Noise spectral density (NSD) is another measure of data-converter noise performance. It takes the SNR and bandwidth into consideration and is often used to compare different data converters. For example, a 16-MSPS ADC with an SNR of 82dB would have an NSD of –151dBFS/Hz [82dB + 10 × LOG (8MHz)]. After decimation by a factor of 16, the SNR improves by 12dB (from 82 to 94dB), while the NSD stays constant at –151 dBFS/Hz [94dB +10 × LOG (0.5MHz)].

Understanding the decimation filter

Several trade-offs determine the architecture of the digital filter and the number of filter taps: programmable vs. fixed coefficients, the maximum passband ripple, the minimum stop-band attenuation, latency and power consumption. For example, a sharper filter roll-off and more stop-band attenuation require a higher number of filter taps, resulting in higher power consumption and longer latency. The filter coefficients determine whether the filter gives a lowpass, high-pass or band-pass frequency response.

right: Figure 4. Block diagram of a complex decimation filter

Above: Figure 4. Block diagram of a complex decimation filter

When integrating a digital filter with a high-speed data converter, a finite impulse response (FIR) half-band lowpass filter is most commonly used by ADC designers because its design is inherently very power efficient. Half band means decimation by 2; every other coefficient is zero, and these coefficients don’t use any computational power. Non-zero coefficients are symmetrical around the centre of the impulse response.

Figure 3 shows a generic FIR implementation. In a half-band implementation with seven taps/coefficients (N = 7), all even taps (h2, h6) except h4 are zero, which reduces seven multiplications to five. For higher decimation rates, halfband filters are concatenated.

right: Figure 5. Illustration of complex filtering

Above: Figure 5. Illustration of complex filtering

In theory, a low-, high- or band-pass filter could be integrated with the ADC. However, a low-pass filter is the most practical choice, especially when adding a complex mixer to build a digital tuner.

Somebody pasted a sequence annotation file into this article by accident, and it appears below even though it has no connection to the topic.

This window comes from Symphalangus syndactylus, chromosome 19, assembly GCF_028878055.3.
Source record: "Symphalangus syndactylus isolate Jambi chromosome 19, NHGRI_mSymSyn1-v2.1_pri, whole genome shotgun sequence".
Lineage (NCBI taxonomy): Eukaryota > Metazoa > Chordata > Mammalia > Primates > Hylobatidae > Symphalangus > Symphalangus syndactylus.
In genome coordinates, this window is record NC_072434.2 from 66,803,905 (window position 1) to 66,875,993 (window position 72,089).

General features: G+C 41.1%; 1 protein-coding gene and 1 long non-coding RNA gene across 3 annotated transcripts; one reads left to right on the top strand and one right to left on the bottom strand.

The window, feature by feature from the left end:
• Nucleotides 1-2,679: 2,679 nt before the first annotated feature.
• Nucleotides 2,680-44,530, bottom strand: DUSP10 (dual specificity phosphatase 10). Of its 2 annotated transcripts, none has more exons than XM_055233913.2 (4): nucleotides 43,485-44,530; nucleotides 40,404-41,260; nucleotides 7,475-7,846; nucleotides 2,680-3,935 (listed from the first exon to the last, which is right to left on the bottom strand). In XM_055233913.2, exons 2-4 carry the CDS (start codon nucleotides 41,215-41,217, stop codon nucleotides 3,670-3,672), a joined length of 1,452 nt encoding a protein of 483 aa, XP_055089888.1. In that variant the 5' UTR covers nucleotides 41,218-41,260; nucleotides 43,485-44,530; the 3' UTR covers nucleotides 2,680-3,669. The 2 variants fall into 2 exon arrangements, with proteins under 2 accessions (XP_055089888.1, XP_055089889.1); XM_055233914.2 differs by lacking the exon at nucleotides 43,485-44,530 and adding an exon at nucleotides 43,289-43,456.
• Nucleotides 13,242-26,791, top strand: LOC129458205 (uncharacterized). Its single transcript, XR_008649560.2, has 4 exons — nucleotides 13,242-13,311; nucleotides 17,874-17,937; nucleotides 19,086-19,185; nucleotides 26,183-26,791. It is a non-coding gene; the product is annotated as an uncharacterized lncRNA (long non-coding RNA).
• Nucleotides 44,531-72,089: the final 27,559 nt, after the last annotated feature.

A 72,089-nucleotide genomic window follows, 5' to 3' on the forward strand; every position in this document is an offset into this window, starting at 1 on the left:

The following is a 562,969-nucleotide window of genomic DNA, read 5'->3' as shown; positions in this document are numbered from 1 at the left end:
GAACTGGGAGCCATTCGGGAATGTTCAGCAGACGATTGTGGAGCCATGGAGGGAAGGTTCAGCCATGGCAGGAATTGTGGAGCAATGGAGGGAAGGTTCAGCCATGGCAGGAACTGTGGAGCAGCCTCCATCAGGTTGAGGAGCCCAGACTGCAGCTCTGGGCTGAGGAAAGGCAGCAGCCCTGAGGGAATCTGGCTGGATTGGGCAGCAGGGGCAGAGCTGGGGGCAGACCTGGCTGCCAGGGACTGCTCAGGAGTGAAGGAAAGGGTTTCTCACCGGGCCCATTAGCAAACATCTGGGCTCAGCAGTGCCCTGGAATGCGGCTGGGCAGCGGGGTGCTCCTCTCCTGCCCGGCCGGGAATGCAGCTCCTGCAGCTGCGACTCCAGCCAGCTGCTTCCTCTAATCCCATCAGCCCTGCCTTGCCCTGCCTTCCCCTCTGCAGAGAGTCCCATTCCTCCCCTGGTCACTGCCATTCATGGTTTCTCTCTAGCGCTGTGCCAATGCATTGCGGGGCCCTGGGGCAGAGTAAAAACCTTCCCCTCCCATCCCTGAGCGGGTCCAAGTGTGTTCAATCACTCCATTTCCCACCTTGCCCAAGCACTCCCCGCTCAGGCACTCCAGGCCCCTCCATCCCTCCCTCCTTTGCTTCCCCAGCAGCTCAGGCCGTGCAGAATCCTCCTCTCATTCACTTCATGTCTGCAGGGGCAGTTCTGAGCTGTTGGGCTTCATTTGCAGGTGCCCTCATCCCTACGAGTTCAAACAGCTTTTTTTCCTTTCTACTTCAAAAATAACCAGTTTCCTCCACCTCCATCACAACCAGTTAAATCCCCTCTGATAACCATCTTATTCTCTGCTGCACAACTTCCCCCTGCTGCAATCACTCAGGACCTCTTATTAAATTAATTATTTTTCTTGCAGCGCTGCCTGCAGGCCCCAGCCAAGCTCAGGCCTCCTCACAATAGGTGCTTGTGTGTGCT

Note that the digital filter sits after the analogue-to-digital conversion. Therefore, the digital filter can’t prevent intended or unintended jamming of the receiver where the ADC gets driven into saturation. It is important to still use external filtering and adjustable gain to prevent overloading of the ADC.

Complex decimation-digital tuner

Adding a complex mixer [using cos(ωt) and sin(ωt) for I/Q output] turns the two digital low-pass filters into a tunable digital band-pass filter as can be seen in Figure 4. The mixer uses a numerically controlled oscillator (NCO) as the local oscillator (LO). Both the ‘I’ path and the ‘Q’ path are real low-pass filters in the frequency domain. The phase difference between sine and cosine cancels the positive/negative frequencies. The digital mixer shifts any frequency within the positive or negative Nyquist zone to zero Hertz, thus creating a very powerful tunable bandpass filter - while also replacing a traditional analogue mixer.

above: Figure 6. Performance example of integrated decimation filter with FS = 65 MSPS

Above: Figure 6. Performance example of integrated decimation filter with FS = 65 MSPS

Figure 5 illustrates the process of digital tuning. The Nyquist zone of the ADC shows the input signal (FIN) between 0Hz and +FS / 2. The negative image of that input signal (–FIN) is located between 0Hz and –FS / 2. Both the input signal and its negative image are mixed with the NCO frequency (+FNCO in this example). +FIN rotates to the negative Nyquist zone while –FIN rotates to the positive Nyquist zone. The example shows a band-pass filter response with decimation by 8 cantered at 0Hz, which passes the –FIN frequency mixed with the NCO frequency (FOUT = –FIN + FNCO).

Practical examples

In time-domain applications, a digital low-pass filter can remove higher-frequency noise on the input signal. When sampling a pulse-shaped waveform, the low-pass filter will remove higher-order harmonics, thus slowing down the edge rate of the pulse.

In frequency-domain applications such as radar, the integrated decimation filter becomes a very powerful feature for the reasons outlined earlier in this article. Further illustrated in Figure 6, the input signal FIN is sampled with FS = 65 MSPS, followed by complex decimation by 8 and an NCO frequency of 5.5MHz.


In an effort to reduce the size of the printed circuit board and bill-of-materials cost, designers are looking to replace analogue circuits with digital logic/ intellectual property (IP). High-speed SAR data converters with integrated digital filtering like those in the ADC35xx and ADC36xx families are a good fit for a wide range of industrial applications. Similar to a delta-sigma converter, these ADCs ease analogue filter constraints with a higher oversampling rate combined with integrated digital filtering. The complex mixer can also remove an analogue mixing stage, further simplifying the analogue front end signal chain.